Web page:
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WFPF Screening
Women's Voices: The Gender Gap

Join us for a screening of the film Women's Voices: The Gender Gap (1984), preserved by NYWIFT's Women's Film Preservation Fund in 2011. Following the screening, there will be a panel discussion about the gender gap in the current presidential election with Jenny Rohrer (Director/Co-Producer), Nancy Meyer (Co-Producer), Nicole Hollander (Cartoonist), Page Gardner (Founder/President, Women’s Voices, Women Vote Action Fund, Voter Participation Center), Amy Richards (Author/Co-Founder, Third Wave Foundation), and Faye Anderson (Filmmaker/Public Policy Consultant).

As America gears up for the presidential election, an undeniable gender gap is apparent between the two candidates.

This is not new. In 1984, the film Women's Voices: The Gender Gap was made to mobilize women voters before the presidential election, when Ronald Reagan was running against Former Vice President Walter Mondale. Directed by Jenny Rohrer and co-produced by Roher and Nancy Meyer, the documentary explores the growing difference in the voting patterns of men and women—the gender gap—that could no longer be denied by the mid-1980s. It tackles the subject of women’s voter participation and equal rights with both humor and depth.

Women's Voices interweaves testimony by a diverse group of women discussing the issues that matter to them with satirical cartoons by the cartoonist Nicole Hollander, creator of the comic strip Sylvia. The film was featured at the 1984 Democratic National Convention and screened at the National Convention of the Organization of Women that same year. It was the product of the filmmaking collective Kartemquin Films at a time when women were underrepresented in film production, and were rarely considered producers or directors.

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Jenny Rohrer
 is the co-producer of one of Kartemquin’s most influential feminist documentary films, The Chicago Maternity Center Story (1976). After working with Kartemquin collective on such films as Golub, The Last Pullman Car, and Community Works TV, she founded her own production company, Rohrer Film & Video. Rohrer has 37 years experience producing award-winning, nationally broadcast documentary films for public television, not-for-profits and advocacy organizations. 

Nancy Meyer has a 30-year history of involvement in the social justice philanthropy community with a special focus on women and girls. Meyer is a Trustee of the Irving Harris Foundation and supports a number of women's groups, including the Astraea Foundation, the Ms. Foundation for Women, the National Council for Research on Women, and the Women's Funding Network. Meyer is also active in the election administration reform, election protection and money in politics fields. She works to make connections between the women's and civic engagement communities.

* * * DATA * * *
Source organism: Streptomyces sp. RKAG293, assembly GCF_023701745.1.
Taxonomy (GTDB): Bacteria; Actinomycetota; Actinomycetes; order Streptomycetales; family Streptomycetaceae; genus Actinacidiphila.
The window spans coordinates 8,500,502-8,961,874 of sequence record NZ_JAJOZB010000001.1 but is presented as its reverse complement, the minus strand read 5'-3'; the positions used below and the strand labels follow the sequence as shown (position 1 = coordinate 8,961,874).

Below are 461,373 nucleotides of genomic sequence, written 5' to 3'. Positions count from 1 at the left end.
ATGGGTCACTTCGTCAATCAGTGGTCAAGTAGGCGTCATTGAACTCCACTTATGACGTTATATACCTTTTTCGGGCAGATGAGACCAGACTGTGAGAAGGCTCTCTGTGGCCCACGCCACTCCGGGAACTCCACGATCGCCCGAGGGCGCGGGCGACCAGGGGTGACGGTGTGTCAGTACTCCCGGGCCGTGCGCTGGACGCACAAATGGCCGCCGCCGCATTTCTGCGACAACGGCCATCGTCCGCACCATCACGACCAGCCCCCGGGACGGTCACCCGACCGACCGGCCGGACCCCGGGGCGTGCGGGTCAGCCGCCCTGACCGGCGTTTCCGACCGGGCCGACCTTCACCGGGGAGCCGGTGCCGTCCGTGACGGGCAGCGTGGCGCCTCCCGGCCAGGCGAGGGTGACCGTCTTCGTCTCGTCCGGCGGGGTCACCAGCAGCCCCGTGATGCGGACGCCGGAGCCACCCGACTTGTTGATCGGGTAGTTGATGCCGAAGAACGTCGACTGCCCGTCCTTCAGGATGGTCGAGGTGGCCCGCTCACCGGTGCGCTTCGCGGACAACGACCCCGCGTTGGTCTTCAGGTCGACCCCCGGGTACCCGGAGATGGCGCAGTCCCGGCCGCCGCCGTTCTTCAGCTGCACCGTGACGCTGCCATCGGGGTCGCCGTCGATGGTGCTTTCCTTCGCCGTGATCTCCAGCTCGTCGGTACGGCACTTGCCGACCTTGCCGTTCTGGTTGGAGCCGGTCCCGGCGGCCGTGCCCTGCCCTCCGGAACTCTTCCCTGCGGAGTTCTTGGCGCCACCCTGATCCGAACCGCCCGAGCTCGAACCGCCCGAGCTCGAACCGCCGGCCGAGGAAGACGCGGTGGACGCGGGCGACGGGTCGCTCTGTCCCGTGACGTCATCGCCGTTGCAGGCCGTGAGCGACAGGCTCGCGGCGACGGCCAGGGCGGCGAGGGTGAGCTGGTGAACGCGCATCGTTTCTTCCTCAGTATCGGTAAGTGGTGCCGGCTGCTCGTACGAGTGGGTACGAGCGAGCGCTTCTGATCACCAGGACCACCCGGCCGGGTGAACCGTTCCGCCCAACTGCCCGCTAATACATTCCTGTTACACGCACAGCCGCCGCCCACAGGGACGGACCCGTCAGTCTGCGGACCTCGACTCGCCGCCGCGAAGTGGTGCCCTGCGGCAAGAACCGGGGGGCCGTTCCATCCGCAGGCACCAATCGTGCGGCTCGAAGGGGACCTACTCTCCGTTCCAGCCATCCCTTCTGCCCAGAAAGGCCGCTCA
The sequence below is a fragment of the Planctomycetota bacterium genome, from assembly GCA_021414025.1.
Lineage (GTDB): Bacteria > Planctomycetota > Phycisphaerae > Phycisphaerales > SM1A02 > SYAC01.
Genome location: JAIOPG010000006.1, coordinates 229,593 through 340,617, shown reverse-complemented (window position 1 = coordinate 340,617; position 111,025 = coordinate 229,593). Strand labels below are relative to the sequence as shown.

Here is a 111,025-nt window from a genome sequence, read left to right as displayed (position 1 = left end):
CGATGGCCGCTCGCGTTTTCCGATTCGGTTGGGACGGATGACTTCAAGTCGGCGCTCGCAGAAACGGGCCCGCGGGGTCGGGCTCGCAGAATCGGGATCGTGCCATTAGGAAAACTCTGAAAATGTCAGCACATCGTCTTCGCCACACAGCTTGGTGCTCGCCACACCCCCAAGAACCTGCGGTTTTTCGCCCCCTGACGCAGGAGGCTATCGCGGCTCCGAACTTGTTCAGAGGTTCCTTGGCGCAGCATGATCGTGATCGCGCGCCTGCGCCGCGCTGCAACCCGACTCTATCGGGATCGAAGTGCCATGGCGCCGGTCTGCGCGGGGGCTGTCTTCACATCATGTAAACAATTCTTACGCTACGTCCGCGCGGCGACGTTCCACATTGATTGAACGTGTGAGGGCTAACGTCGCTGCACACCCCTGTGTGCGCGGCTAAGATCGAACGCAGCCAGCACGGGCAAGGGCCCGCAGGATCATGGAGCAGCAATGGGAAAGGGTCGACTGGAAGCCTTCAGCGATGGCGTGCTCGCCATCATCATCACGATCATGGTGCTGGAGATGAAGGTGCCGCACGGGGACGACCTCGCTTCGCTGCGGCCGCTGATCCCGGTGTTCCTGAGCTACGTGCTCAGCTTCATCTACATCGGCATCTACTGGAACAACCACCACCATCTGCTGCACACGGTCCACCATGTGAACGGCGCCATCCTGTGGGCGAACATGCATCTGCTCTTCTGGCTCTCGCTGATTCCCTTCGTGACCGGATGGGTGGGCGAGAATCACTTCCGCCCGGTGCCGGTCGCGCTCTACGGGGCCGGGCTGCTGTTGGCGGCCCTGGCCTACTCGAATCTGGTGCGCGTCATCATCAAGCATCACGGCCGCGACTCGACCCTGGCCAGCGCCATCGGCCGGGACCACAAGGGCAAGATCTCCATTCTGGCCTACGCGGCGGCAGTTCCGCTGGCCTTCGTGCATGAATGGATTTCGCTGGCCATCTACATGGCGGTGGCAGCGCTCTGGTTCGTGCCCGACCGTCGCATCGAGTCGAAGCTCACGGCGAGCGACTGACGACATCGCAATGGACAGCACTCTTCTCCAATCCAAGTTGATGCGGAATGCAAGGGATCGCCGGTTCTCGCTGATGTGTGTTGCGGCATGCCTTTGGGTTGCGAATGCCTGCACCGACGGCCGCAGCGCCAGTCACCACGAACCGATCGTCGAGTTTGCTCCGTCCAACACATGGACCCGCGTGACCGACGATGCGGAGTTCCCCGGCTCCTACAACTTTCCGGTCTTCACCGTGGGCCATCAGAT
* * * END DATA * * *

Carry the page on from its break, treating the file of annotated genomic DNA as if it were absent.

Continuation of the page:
Nicole Hollander is a nationally-syndicated cartoonist who has channeled her acerbic wit and razor-sharp sensibilities through Sylvia, a Chicago original whose hilarious commentary on American life has won over millions of loyal readers. The Sylvia Chronicles presents Sylvia’s singular take on contemporary politics, from the early days of Reagan to the latter days of Palin. 

Faye Anderson is a public policy consultant and civic innovator, focusing on the intersection of social media and social change. Her blog Anderson@Large is included in the Harvard University Web Archive Collection “Capturing Women’s Voices” and “50 Black Blogs for African Americans 2012.” She is project manager for the Cost of Freedom Project and for Yo! Philly Votes. She wrote and produced Counting on Democracy, a documentary about the 2000 election debacle that was broadcast on PBS.

Page S. Gardner is the founder and president of Women’s Voices, the Women Vote Action Fund and the Voter Participation Center (VPC). In 2003, Gardner, along with Chris Desser, founded VPC (then WVWV) with the goal of increasing unmarried women’s participation in the political process. Before founding VPC, Gardner worked at senior levels for presidential, senatorial, gubernatorial, and congressional campaigns. A political practitioner and commentator, she has written articles for many publications, and has appeared on CNN, Fox News, NBC, MSNBC, and PBS.

Amy Richards co-founded the Third Wave Foundation, a national organization for young feminist activists. She is the co-author of Manifesta: Young Women, Feminism, and the Future (written with Jennifer Baumgardner) and the voice behind Ask Amy, the advice column on feminist.com. She is also the author of Opting In: Having a Child Without Losing Yourself and the co-author of Grassroots: A Field Guide for Feminist Activism. Her writings have appeared in The Nation, The LA Times, Bust, Ms. and numerous anthologies, and she has appeared on Oprah, Talk of the Nation, New York One and CNN.

Lillian Jiménez (moderator) has worked as a media arts center manager, independent producer, media activist, exhibitor, funder and educator. She founded and directed Seeing Through AIDS, a media literacy project. She produced What Could You Do With A Nickel?, which won a local Emmy for editing, and short documentaries Steppin’ It Up and SisterSong. She is the Producer/Director of Antonia Pantoja,¡Presente!, broadcasted as part of the PBS series Visiones. Jiménez is currently working on a documentary about the Puerto Rican Left in New York City.

NYWIFT programs, screenings and events are supported, in part, by grants from New York City Department of Cultural Affairs in partnership with the City Council, and New York State Council on the Arts with the support of Governor Andrew Cuomo and the New York State Legislature.